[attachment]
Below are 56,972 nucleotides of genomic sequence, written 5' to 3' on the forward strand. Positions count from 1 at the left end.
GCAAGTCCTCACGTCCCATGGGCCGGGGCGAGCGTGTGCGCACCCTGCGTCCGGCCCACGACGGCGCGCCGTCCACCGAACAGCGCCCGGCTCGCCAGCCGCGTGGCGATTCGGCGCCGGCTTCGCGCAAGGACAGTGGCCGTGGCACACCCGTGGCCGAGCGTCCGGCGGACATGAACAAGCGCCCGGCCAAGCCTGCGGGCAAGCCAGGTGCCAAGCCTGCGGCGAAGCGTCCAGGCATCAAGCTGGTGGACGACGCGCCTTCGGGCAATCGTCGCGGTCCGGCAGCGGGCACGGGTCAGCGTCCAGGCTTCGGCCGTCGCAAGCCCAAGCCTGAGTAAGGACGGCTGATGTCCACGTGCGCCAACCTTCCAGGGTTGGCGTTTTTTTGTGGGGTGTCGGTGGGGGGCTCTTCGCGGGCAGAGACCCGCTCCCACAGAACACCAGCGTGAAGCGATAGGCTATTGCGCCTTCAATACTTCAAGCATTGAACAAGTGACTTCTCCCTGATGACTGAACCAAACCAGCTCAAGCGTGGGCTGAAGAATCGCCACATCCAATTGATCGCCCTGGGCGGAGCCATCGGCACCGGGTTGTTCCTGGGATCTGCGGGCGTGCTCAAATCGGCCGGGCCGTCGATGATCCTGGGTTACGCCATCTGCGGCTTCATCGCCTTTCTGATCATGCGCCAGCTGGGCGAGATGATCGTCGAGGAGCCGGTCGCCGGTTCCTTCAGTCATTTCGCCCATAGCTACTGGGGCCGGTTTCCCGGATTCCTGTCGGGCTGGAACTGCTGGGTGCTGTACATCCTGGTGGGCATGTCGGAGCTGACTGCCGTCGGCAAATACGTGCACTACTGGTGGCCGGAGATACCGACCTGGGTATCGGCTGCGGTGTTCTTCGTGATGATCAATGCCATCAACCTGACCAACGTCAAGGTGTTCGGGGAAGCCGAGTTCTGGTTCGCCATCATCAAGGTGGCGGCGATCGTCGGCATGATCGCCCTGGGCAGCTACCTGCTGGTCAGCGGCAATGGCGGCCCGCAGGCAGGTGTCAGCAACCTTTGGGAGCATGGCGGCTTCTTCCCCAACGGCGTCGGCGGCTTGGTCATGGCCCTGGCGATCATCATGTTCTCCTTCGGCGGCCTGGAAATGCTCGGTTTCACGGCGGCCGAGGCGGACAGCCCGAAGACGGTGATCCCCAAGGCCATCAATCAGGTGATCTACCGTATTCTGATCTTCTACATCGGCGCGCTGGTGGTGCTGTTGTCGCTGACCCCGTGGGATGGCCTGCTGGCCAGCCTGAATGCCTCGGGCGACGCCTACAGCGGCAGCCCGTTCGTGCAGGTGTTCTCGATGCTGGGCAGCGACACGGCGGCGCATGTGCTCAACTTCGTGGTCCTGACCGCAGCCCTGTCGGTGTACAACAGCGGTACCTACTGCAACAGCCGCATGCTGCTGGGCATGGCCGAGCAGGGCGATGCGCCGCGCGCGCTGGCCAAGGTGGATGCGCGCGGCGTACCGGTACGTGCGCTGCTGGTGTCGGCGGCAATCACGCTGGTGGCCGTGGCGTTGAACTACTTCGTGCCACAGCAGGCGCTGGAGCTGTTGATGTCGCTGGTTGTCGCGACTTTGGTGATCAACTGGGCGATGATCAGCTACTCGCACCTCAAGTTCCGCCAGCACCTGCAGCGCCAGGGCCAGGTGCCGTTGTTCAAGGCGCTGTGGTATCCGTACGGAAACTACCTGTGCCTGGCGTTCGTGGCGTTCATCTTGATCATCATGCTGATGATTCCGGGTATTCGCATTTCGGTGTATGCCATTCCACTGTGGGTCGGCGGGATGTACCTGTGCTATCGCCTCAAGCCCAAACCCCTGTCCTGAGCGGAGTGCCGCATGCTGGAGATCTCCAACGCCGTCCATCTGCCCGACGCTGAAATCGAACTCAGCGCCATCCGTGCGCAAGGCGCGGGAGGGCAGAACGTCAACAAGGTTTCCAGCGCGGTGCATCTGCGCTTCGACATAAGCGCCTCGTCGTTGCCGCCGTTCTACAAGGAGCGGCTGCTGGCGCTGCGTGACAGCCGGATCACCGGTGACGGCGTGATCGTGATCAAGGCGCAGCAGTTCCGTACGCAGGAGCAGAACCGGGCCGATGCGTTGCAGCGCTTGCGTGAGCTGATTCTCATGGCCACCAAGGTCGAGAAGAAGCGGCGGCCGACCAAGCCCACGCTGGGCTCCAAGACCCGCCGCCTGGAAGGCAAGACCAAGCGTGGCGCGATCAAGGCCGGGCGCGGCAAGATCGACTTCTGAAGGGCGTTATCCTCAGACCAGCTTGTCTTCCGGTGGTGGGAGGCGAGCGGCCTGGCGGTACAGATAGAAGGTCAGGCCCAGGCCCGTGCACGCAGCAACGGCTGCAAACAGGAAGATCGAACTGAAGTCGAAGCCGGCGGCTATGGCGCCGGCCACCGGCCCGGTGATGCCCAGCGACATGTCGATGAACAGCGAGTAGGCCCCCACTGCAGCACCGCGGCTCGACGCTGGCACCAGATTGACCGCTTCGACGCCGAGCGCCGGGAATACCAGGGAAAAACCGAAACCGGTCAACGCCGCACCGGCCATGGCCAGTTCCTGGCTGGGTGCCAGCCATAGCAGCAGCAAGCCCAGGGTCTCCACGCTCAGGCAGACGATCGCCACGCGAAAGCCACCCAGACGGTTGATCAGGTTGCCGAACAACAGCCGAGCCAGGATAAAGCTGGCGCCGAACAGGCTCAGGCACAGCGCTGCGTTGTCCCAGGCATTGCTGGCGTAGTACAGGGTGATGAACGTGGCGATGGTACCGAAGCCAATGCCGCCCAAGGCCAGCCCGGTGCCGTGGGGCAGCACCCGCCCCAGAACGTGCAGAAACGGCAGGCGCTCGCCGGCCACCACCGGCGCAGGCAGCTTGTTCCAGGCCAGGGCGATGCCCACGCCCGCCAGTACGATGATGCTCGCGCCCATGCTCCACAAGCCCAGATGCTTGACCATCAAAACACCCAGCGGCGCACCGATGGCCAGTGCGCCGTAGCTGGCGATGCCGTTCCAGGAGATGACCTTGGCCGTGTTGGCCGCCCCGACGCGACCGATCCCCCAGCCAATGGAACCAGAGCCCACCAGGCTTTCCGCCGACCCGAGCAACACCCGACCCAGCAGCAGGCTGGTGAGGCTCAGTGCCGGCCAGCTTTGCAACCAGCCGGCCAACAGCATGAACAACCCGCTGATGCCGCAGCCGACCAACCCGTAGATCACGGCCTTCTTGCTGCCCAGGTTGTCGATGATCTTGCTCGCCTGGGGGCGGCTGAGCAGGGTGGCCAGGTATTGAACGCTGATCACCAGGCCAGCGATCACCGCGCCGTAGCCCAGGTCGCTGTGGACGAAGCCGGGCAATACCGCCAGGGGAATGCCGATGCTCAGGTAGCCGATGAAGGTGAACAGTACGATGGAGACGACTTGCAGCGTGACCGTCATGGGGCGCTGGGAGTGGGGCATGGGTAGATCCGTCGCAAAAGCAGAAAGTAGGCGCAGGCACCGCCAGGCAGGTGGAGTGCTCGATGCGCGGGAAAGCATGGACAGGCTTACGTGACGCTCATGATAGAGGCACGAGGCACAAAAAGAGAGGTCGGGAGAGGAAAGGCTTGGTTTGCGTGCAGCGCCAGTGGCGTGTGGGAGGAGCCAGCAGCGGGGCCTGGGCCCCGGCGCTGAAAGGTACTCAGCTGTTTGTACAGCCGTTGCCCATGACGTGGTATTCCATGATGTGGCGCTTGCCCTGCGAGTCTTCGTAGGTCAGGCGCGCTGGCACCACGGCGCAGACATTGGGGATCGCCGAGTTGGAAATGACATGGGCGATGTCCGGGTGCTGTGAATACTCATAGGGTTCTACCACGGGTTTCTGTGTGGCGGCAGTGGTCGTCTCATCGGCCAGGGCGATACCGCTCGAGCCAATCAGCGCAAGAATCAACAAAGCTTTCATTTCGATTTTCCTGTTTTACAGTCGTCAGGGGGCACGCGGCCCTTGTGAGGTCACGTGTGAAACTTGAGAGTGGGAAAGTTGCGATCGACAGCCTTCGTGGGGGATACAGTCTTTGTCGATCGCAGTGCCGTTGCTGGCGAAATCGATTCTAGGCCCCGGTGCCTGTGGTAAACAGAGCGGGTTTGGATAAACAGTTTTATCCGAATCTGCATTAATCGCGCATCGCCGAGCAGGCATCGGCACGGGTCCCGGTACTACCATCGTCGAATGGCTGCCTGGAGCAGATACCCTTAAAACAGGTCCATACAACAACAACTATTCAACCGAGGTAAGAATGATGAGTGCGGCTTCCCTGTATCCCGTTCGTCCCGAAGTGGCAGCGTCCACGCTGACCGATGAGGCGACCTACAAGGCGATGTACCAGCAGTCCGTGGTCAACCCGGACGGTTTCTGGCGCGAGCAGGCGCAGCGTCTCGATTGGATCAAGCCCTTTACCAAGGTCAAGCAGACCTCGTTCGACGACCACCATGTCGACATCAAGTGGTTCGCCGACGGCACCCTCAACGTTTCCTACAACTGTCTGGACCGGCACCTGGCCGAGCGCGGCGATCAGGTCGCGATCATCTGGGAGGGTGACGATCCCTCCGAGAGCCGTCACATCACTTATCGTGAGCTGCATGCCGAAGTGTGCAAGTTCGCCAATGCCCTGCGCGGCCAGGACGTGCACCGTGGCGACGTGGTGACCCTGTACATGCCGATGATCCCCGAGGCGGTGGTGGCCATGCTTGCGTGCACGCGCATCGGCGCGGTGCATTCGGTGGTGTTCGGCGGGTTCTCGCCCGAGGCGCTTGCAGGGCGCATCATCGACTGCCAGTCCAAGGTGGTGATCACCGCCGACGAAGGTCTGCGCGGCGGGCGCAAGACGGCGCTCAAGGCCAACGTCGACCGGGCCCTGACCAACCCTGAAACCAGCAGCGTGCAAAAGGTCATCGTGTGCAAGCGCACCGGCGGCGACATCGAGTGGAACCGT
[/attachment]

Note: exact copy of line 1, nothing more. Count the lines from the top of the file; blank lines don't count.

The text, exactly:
Below are 56,972 nucleotides of genomic sequence, written 5' to 3' on the forward strand. Positions count from 1 at the left end.